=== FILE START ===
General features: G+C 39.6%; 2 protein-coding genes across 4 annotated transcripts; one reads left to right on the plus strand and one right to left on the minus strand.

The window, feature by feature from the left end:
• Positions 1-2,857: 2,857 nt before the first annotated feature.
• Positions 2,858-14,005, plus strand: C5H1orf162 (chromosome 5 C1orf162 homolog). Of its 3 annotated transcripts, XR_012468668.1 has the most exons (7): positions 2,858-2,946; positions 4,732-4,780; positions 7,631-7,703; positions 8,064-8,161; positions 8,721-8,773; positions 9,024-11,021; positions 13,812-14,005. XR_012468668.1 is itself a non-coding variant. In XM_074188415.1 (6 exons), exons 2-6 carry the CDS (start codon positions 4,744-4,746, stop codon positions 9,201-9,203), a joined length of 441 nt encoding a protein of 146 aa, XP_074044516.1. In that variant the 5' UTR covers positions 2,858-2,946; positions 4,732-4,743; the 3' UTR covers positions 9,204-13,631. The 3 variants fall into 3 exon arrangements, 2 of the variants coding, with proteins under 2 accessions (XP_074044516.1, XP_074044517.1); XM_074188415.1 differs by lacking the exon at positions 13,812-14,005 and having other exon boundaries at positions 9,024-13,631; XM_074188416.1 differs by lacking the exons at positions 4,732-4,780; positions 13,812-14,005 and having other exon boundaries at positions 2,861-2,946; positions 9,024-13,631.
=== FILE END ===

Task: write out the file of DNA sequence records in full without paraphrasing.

General features: G+C 39.6%; 2 protein-coding genes across 4 annotated transcripts; one reads left to right on the plus strand and one right to left on the minus strand.

The window, feature by feature from the left end:
• Positions 1-2,857: 2,857 nt before the first annotated feature.
• Positions 2,858-14,005, plus strand: C5H1orf162 (chromosome 5 C1orf162 homolog). Of its 3 annotated transcripts, XR_012468668.1 has the most exons (7): positions 2,858-2,946; positions 4,732-4,780; positions 7,631-7,703; positions 8,064-8,161; positions 8,721-8,773; positions 9,024-11,021; positions 13,812-14,005. XR_012468668.1 is itself a non-coding variant. In XM_074188415.1 (6 exons), exons 2-6 carry the CDS (start codon positions 4,744-4,746, stop codon positions 9,201-9,203), a joined length of 441 nt encoding a protein of 146 aa, XP_074044516.1. In that variant the 5' UTR covers positions 2,858-2,946; positions 4,732-4,743; the 3' UTR covers positions 9,204-13,631. The 3 variants fall into 3 exon arrangements, 2 of the variants coding, with proteins under 2 accessions (XP_074044516.1, XP_074044517.1); XM_074188415.1 differs by lacking the exon at positions 13,812-14,005 and having other exon boundaries at positions 9,024-13,631; XM_074188416.1 differs by lacking the exons at positions 4,732-4,780; positions 13,812-14,005 and having other exon boundaries at positions 2,861-2,946; positions 9,024-13,631.